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Thursday, June 23, 2016

"Lets Try Templary"

From the Knight Templar Magazine, Volume LXIII, Number 7, July 2016, pages 30-31, written by our own Sir Knight Carson Smith, Past Commander of Raper Commandery No. 1 in Indianapolis:

“Let’s Try Templary”
“Whence come you?”
It is frequently reported that Membership in the Knights Templar in the State of Indiana has been, as is the case with all of our Masonic Bodies, decreasing since 1969.
In an effort to slow the decline, recruitment programs have been developed that have included everything from brochures, to posters, to DVD’s, to window decals.
Both the Grand Encampment, and the Grand Commandery, have incentivized new member recruitment efforts by offering medals, cordons and embroidered jackets.
The programs developed have enjoyed varying degrees of success, but the fact of the matter is that deaths and demits continue to thwart our efforts to increase membership.
Halting our decline and maintaining and increasing our membership requires a three-fold approach that emphasizes recruitment, retention, and restoration.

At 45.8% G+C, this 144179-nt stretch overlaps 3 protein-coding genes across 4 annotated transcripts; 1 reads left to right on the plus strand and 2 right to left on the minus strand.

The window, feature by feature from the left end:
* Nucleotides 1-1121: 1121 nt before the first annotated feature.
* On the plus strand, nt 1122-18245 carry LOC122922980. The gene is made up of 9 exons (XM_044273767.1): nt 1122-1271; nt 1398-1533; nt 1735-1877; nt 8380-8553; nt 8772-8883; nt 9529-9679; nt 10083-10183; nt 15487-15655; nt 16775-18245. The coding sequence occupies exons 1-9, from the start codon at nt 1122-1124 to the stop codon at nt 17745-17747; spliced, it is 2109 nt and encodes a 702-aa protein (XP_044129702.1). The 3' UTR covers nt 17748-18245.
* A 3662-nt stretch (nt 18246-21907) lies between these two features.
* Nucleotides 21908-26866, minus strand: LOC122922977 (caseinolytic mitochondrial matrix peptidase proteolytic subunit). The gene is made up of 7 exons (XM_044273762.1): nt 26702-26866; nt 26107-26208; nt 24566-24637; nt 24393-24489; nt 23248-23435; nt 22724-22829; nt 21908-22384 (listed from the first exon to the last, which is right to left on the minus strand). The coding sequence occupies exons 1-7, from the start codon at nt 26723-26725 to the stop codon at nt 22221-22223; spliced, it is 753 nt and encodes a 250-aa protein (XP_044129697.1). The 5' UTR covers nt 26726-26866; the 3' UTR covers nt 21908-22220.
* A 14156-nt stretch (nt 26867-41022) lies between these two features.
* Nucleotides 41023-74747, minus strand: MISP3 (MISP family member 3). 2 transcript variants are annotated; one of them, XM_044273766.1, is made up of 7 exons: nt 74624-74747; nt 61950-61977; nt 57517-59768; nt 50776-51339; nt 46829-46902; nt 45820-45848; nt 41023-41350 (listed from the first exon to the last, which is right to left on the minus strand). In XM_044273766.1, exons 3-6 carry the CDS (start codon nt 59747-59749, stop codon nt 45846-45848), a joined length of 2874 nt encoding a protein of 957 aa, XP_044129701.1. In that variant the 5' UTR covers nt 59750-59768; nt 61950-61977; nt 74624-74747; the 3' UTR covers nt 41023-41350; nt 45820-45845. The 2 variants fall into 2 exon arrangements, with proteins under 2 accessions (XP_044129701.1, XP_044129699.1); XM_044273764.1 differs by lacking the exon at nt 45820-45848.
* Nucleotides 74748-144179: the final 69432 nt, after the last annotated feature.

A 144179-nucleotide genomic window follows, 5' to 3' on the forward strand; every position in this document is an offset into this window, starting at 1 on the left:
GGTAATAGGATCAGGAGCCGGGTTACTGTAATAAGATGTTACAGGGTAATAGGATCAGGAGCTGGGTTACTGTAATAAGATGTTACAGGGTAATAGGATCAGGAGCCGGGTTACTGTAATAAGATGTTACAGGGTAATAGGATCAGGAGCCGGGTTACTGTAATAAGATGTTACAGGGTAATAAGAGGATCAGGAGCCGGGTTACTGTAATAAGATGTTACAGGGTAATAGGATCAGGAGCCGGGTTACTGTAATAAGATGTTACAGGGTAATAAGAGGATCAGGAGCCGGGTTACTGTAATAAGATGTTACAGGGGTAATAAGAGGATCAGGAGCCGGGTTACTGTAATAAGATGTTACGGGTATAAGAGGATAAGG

By improving our communication, by every means available to us, and by meeting, and exceeding, the expectations of our Sir Knights, we can significantly reduce our demits.
To reach a digital generation that lives online, we must communicate as they do, through frequent email, interactive websites, and social media, including Facebook and Twitter.
If all that our Sir Knights ever receive from their Commandery is a dues statement, our younger members, in particular, will continue to leave, and our Commanderies will fold. 

“Whither are you travelling?”
Unlike the Chapter and the Council, which are derivatives of Ancient Craft Masonry, the Commandery has a language, usages and practices that are peculiar to Templary.
While we recognize our position as one part of the York Rite, the unique aspects of Templary create a singular identity, and serve to foster pride of membership.
And there are Commanderies that draw Sir Knights from other Commanderies, by way of affiliation or transfer, due to their emphasis upon maintaining “a Templar culture”.

“Let’s try Templary.”
To paraphrase Dwight L. Smith, in Whither Are We Traveling, “Let’s try Templary.”

Are your new Sir Knights given the Grand Encampment’s new member packet?
Are your new Sir Knights given the links to our York Rite websites?
Are your new Sir Knights given a mentor and assigned a role or task, large or small?
“Let’s try Templary.”
Do your Sir Knights have their own copy of the official ritual?
Do your Sir Knights have their own copy of the latest revision of the tactics?